• It also respects your "Do Not Disturb" automatically, meaning there is no need to disconnect the watch from your phone while you sleep (something that was required with Pebble).
  • It automatically installs "Watch Enabled" apps when they come out.  Now this is a blessing and a curse, but better than hunting for new things if you like trying the apps.  They just need to set the bar better for the watch apps themselves.  FaceBook for example just tells you to open the app on your phone -- #FAIL.
  • The native fitness apps are great, especially in hear rate tracking.  But Apple needs to hurry up and give access to those features to RunKeeper and other apps who could do so much more than tracking (i.e. interval training between two heart rate levels).
  • The Uber app is actually really well done and is a value add on the watch.
  • The native music app is terrible...and way behind any of the 3rd party apps-- a bit surprisingly.
  • The "modular" watch face is very productive, but there needs to be a better way to find "cool" watch face apps than there is today (perhaps a trial mode where you get to test a new one every day).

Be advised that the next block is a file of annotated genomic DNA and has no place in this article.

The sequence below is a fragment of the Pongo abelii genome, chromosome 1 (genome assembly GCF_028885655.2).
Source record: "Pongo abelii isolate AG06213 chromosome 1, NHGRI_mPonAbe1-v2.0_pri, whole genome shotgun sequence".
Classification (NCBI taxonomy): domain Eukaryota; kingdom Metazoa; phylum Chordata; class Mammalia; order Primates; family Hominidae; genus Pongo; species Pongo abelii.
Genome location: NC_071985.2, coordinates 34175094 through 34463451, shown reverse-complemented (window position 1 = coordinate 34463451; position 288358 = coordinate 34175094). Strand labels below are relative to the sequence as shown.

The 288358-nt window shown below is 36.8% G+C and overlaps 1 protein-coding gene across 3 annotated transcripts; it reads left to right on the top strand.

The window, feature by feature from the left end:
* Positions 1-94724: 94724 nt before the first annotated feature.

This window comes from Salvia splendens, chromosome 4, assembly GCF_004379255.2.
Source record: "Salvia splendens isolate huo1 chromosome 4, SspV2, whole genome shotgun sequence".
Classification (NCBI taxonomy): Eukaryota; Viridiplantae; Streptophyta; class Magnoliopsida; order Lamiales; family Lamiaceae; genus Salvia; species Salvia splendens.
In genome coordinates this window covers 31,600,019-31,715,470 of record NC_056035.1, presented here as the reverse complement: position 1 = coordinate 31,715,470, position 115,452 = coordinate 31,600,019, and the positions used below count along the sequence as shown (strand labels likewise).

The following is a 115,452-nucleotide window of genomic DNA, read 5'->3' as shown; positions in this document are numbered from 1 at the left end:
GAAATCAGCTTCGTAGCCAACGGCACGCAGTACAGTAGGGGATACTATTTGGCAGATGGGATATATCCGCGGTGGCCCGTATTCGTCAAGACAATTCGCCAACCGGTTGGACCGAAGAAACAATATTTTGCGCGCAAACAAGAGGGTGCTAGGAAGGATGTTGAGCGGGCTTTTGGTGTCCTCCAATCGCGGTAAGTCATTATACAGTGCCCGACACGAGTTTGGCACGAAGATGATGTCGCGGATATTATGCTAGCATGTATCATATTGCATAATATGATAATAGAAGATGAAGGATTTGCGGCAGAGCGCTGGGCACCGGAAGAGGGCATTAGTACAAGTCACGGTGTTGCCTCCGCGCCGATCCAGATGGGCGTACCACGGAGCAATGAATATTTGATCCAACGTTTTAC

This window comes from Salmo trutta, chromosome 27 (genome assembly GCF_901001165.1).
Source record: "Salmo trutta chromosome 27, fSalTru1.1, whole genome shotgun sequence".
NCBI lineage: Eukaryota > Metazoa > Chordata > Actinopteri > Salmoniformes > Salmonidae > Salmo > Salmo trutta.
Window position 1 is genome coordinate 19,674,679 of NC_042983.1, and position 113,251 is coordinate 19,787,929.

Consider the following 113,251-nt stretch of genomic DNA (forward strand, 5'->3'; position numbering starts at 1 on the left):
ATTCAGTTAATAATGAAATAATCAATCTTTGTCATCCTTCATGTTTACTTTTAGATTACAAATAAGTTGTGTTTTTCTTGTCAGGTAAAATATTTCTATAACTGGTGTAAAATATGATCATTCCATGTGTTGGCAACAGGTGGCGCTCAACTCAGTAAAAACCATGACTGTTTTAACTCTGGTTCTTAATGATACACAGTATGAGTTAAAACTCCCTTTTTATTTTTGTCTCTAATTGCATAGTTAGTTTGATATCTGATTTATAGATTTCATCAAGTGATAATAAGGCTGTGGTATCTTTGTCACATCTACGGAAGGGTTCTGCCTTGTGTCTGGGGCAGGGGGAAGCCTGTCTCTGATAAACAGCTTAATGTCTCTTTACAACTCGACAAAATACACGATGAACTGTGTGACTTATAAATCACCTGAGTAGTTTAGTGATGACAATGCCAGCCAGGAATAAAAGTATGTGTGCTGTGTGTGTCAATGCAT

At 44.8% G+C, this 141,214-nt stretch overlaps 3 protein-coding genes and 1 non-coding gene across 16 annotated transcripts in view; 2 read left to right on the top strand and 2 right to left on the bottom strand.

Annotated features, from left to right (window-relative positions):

• The Weather app sucks and is broken.  The number of times I have selected my cities on the iPhone only to have something (the watch, Apple, iTunes, the phone) turn them all back to how they were set previously.  I have given up until they are updated.
  • The TripIt watch app is VERY helpful while traveling.
  • The Passbook app is pretty good.  While paying is still too difficult (to many buttons to press and select to arrive at it while at the register), it does work for boarding planes, movie tickets, etc, which is pretty cool.
  • The speech to text "Siri-like" capability it pretty good (i.e. start a time for 4 minutes).  It works well for dictating texts as well.
  • The messaging app is pretty good at predicting useful short responses to texts you receive.
  • Even the Wunderlist app is pretty good at arranging your priority actions right where you want the reminders.
I think this category will continue to improve and reach mass adoption, but only when the batter problem (i.e. 7 days minimum) is solved and the water proof capability (i.e. at least swimmable to 10 ft) is solved.  The reality is that while most people complain about the $350 entry price tag, it is cheaper than most watches that people already own who also own an iPhone...